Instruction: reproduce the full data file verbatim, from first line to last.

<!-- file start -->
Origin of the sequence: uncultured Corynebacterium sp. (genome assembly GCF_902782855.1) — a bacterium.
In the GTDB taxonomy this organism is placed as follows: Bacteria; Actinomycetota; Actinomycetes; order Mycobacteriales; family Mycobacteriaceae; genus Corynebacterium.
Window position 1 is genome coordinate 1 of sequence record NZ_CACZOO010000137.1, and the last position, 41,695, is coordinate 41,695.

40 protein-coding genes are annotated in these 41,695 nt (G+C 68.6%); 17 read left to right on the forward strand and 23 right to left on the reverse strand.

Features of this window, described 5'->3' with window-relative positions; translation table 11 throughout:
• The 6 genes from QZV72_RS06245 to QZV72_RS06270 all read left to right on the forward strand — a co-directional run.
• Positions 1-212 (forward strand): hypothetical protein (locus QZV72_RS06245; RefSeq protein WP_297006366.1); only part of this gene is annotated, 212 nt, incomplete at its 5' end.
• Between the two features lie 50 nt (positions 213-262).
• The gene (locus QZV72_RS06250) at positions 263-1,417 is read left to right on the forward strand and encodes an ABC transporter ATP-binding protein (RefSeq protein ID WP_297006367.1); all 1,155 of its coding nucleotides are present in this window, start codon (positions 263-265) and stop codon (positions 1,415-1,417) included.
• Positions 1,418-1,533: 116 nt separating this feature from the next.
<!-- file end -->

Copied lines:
Origin of the sequence: uncultured Corynebacterium sp. (genome assembly GCF_902782855.1) — a bacterium.
In the GTDB taxonomy this organism is placed as follows: Bacteria; Actinomycetota; Actinomycetes; order Mycobacteriales; family Mycobacteriaceae; genus Corynebacterium.
Window position 1 is genome coordinate 1 of sequence record NZ_CACZOO010000137.1, and the last position, 41,695, is coordinate 41,695.

40 protein-coding genes are annotated in these 41,695 nt (G+C 68.6%); 17 read left to right on the forward strand and 23 right to left on the reverse strand.

Features of this window, described 5'->3' with window-relative positions; translation table 11 throughout:
• The 6 genes from QZV72_RS06245 to QZV72_RS06270 all read left to right on the forward strand — a co-directional run.
• Positions 1-212 (forward strand): hypothetical protein (locus QZV72_RS06245; RefSeq protein WP_297006366.1); only part of this gene is annotated, 212 nt, incomplete at its 5' end.
• Between the two features lie 50 nt (positions 213-262).
• The gene (locus QZV72_RS06250) at positions 263-1,417 is read left to right on the forward strand and encodes an ABC transporter ATP-binding protein (RefSeq protein ID WP_297006367.1); all 1,155 of its coding nucleotides are present in this window, start codon (positions 263-265) and stop codon (positions 1,415-1,417) included.
• Positions 1,418-1,533: 116 nt separating this feature from the next.